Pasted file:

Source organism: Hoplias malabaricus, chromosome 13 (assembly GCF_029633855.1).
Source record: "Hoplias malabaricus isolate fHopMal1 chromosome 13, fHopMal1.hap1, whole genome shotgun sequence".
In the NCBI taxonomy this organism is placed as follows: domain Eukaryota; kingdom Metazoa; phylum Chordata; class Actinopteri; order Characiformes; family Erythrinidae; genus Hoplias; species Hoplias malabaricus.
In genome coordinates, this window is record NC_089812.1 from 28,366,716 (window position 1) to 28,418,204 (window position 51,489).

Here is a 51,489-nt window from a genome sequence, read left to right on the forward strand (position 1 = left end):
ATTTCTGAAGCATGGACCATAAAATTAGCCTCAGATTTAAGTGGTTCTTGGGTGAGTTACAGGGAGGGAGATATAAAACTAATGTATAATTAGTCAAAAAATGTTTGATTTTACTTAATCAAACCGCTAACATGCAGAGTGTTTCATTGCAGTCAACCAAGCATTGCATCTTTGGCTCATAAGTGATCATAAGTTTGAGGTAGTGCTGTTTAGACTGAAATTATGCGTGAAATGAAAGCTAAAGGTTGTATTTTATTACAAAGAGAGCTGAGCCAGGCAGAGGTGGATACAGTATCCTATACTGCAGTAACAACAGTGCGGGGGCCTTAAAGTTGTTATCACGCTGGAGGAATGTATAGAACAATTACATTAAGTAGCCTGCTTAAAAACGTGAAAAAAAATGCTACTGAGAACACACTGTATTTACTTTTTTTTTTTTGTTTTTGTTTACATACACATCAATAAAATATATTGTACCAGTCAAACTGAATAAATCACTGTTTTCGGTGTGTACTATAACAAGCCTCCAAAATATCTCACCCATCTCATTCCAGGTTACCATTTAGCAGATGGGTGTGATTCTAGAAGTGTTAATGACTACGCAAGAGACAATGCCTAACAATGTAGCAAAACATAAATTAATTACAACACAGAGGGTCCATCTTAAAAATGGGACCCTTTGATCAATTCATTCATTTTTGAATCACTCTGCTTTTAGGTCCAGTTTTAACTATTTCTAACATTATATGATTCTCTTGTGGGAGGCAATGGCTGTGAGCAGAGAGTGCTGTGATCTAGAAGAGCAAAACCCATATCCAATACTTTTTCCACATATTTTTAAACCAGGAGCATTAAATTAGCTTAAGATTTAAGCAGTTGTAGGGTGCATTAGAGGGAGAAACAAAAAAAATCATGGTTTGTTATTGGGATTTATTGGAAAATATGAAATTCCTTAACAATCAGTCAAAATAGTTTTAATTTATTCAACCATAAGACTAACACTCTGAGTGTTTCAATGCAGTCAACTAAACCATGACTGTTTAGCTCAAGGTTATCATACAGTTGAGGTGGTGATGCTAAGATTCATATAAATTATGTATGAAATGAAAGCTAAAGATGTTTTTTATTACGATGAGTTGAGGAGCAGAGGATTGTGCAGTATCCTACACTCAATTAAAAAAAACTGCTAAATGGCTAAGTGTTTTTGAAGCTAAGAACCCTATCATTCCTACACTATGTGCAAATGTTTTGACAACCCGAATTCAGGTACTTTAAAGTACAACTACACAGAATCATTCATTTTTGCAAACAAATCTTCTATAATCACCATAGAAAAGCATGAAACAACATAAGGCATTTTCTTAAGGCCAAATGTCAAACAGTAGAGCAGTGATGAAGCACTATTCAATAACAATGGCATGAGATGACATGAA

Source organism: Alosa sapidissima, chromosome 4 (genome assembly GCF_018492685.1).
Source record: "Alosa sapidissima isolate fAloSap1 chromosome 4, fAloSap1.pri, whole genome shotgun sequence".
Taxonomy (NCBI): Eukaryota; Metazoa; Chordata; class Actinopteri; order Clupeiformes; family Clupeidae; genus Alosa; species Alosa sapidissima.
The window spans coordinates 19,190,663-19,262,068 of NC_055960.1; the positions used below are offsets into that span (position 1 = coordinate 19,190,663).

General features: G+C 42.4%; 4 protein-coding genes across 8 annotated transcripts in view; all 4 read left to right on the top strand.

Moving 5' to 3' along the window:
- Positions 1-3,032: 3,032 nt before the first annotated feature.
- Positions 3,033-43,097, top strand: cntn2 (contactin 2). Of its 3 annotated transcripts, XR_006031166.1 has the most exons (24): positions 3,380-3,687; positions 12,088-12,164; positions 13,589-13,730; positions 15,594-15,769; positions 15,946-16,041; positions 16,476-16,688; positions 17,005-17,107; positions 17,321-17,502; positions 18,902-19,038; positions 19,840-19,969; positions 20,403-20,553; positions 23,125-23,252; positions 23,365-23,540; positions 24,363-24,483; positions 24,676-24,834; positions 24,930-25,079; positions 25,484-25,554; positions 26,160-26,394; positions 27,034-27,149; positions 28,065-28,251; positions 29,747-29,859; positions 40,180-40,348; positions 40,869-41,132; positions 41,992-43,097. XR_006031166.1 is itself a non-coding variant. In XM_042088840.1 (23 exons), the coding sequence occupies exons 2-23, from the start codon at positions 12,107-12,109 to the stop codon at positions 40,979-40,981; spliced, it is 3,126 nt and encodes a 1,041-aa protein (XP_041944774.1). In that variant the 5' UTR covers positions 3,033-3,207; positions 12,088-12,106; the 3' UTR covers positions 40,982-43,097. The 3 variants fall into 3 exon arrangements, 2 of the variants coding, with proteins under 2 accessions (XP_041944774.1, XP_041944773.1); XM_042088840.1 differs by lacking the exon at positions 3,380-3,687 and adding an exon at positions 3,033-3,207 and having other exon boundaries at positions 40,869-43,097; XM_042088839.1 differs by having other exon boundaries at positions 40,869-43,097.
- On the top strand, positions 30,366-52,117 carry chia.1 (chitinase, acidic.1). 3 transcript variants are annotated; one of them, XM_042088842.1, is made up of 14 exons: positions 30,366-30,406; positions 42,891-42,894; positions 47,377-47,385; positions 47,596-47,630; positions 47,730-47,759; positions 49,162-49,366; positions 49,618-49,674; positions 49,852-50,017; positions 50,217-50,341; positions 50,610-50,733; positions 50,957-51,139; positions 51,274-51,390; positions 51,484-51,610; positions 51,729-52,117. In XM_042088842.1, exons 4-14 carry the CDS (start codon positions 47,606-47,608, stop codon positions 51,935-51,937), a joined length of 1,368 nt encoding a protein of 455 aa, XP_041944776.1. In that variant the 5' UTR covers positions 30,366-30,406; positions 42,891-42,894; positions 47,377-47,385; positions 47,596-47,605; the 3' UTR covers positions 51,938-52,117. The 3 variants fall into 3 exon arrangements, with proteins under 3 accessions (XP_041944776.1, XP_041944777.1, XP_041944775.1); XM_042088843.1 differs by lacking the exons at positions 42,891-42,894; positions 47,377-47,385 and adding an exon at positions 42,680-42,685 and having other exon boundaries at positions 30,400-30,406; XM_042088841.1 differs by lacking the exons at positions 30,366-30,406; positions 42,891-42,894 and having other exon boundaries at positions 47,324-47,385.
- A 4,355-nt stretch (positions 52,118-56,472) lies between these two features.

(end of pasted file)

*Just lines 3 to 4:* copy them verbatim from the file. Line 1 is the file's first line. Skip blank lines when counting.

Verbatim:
In the NCBI taxonomy this organism is placed as follows: domain Eukaryota; kingdom Metazoa; phylum Chordata; class Actinopteri; order Characiformes; family Erythrinidae; genus Hoplias; species Hoplias malabaricus.
In genome coordinates, this window is record NC_089812.1 from 28,366,716 (window position 1) to 28,418,204 (window position 51,489).